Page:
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While the Black Stars Burn

by Lucy A. Snyder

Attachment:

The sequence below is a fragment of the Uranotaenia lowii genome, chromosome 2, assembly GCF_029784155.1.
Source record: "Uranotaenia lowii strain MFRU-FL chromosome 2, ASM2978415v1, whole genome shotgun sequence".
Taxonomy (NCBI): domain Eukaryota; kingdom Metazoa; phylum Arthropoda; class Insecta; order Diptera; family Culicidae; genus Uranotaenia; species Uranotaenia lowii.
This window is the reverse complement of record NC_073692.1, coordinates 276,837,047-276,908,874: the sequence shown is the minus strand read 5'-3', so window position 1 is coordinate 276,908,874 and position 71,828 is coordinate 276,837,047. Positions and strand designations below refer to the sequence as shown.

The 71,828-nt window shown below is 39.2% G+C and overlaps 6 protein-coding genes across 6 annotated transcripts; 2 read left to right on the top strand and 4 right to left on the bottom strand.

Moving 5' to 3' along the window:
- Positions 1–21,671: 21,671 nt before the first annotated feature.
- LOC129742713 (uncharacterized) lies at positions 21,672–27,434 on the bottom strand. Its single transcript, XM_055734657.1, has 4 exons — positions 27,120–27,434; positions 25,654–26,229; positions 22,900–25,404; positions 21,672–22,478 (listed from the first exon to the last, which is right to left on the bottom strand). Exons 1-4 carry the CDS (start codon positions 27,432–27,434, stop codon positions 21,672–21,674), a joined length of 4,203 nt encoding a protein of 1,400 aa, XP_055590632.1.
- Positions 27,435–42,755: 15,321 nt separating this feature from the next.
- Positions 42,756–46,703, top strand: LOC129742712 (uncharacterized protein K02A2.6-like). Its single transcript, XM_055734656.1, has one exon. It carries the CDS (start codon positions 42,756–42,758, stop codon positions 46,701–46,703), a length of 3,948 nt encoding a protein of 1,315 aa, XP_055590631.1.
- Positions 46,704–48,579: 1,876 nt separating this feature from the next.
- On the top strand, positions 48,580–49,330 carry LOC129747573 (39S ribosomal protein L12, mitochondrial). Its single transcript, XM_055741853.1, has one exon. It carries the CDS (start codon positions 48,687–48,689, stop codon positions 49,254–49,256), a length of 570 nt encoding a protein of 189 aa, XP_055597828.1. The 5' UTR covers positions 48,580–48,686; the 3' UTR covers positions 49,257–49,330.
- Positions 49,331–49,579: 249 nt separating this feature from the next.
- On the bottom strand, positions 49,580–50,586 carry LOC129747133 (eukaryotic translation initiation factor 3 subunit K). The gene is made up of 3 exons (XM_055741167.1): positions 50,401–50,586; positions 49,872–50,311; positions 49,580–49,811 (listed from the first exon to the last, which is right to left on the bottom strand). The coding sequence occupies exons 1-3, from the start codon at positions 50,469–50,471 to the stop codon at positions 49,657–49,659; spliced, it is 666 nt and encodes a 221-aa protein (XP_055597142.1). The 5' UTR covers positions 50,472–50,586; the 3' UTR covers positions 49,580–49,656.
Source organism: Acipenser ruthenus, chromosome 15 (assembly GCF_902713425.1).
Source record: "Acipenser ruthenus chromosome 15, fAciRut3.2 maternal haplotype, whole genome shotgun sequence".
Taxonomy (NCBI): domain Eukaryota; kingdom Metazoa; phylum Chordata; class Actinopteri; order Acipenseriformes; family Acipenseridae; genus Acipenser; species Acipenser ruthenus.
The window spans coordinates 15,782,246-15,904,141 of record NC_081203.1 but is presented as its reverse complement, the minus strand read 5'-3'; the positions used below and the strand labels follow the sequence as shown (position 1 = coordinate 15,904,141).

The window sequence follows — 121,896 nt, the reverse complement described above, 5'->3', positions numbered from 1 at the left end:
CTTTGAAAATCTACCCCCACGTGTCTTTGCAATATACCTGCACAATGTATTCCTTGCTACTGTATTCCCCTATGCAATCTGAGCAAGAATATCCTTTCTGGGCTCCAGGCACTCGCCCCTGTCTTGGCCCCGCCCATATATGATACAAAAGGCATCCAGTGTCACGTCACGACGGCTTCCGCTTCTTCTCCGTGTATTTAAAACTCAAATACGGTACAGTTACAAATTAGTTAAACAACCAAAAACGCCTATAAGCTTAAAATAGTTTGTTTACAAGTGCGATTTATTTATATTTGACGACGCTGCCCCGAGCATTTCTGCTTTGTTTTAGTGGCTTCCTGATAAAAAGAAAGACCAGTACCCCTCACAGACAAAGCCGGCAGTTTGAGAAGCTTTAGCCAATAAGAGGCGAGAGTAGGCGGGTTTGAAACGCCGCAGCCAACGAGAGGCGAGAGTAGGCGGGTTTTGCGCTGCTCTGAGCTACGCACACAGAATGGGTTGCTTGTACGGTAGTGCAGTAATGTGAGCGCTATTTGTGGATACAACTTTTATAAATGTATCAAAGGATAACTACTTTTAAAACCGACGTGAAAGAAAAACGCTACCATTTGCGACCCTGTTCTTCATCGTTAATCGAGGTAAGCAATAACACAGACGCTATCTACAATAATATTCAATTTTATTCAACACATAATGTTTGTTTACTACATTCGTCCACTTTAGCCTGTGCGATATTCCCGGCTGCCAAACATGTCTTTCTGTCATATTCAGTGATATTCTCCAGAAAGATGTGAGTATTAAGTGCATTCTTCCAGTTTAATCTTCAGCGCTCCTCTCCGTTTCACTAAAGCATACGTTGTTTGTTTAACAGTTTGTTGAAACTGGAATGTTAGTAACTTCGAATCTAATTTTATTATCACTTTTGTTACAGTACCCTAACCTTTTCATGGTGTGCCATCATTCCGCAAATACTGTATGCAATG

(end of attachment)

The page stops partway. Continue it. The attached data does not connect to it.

Publishers Weekly Malevolent lineages and emotionally fraught familial relationships propel the plots of most of the 13 genre-spanning stories in Snyder's strong collection. In "Approaching Lavender," a woman paints a self-portrait according to her needy husband's instructions and finds that she has created a doppelganger who threatens her existence. In the diptych formed by "The Abomination of Fensmere" and "The Girl with the Star-Stained Soul," a young girl who visits her long-estranged family on her mother's side is appalled to learn that she's being groomed as a conduit for the liberation of Lovecraftian horrors. The title tale concerns a violinist who discovers that the sonatas written for her by her abusive father are tools for trapping her in a nightmarish otherworld. Snyder (Soft Apocalypses) excels in her depictions of characters struggling desperately-and often futilely-to extricate themselves from terrifying snares set by loved ones. Readers will find her stories a cut above most other tales of interpersonal and supernatural horror. (Nov.) Copyright PWxyz, LLC. All rights reserved.

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